About the Lachlan
Located in central NSW and west of the Great Dividing Range, the Lachlan catchment borders the Murrumbidgee catchment to the south and the Darling catchment to the north.
The Lachlan catchment occupies an area of around 90,000 square kilometres. Its landscape varies markedly from east to west as it moves from the headwaters and tablelands through the slope of the middle catchment to the flat western plains.
Because of the variable landscape, the Lachlan catchment contains a broad range of different environments. Ecosystems in the region include temperate forests, woodlands and grasslands of the east, and the semi-arid woodlands, mallee and shrublands of the west. This range of native vegetation makes up 40 per cent of the catchment.
Rivers and tributaries
The Lachlan River rises near Gunning and travels approximately 1,400 kilometres to its junction with the Murrumbidgee River. Nearly 1,300 kilometres of its total length is regulated.
Very little water from the Lachlan River reaches the Murrumbidgee except during major floods. Most is taken up by water users or provides inflows to the wetlands in the lower Lachlan, particularly the Great Cumbung Swamp.
Wyangala Dam is the main regulating storage in the Lachlan catchment with a capacity of 1.22 million megalitres. It provides a regulated water source for irrigators and towns along the Lachlan River.
Several natural lakes have also been modified for use as storages, the largest of which is Lake Cargelligo at 36,000 megalitres, and Lake Brewster at 154,000 megalitres.
Carcoar Dam, at 35,800 megalitres, is a relatively small storage on the Belubula River and supplies water for irrigation, stock and domestic use within the Belubula valley.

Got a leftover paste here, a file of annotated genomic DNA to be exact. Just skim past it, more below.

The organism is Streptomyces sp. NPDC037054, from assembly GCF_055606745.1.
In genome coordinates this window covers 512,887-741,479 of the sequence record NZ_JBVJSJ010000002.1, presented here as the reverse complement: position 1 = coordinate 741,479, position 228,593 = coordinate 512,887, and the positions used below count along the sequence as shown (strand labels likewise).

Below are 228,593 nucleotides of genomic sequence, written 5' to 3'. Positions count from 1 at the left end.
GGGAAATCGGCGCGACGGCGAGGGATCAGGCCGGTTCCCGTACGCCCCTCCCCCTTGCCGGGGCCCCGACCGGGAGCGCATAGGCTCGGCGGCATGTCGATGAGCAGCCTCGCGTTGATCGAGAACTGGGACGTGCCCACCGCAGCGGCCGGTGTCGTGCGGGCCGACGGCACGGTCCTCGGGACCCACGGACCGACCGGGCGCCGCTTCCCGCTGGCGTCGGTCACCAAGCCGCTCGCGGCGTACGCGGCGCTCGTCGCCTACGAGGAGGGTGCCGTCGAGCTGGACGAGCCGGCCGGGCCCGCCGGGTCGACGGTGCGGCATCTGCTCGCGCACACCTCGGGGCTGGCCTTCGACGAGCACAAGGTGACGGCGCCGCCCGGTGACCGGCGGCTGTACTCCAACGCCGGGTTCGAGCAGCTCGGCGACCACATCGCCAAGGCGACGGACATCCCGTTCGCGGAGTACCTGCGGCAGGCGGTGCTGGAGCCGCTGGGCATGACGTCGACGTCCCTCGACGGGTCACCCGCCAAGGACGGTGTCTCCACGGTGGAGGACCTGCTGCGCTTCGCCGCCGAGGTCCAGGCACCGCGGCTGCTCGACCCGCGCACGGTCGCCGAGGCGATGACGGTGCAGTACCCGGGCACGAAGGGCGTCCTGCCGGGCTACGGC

Major rural centres drawing their water from the Lachlan catchment are Cowra, Parkes, Forbes and Young. Smaller towns in the catchment include Crookwell, Grenfell, West Wyalong, Condobolin, Hillston and Lake Cargelligo.
Major water users are local councils, water utilities, mining and agriculture, including dairy, wool, beef and lamb, as well as irrigated crops such as cereals, lucerne and cotton.
Land use in the Lachlan catchment is dominated by extensive agriculture with 75 per cent of the catchment used for livestock grazing and 15 per cent for dryland cropping.
There are several wetlands within the Lachlan catchment with national significance, particularly as waterbird habitat. Nine of these wetlands, including Lake Cowal near Forbes, Lake Brewster, Booligal wetlands and the Great Cumbung Swamp, feature in the Directory of Important Wetlands in Australia.
Sharing water between productive and environmental use is a key issue in the Lachlan, as it is across most of the Murray-Darling Basin.
The alteration of natural river flows through the construction of dams and weirs, and erosion from land clearing affect riverine health and contribute to water quality problems, such as salinity.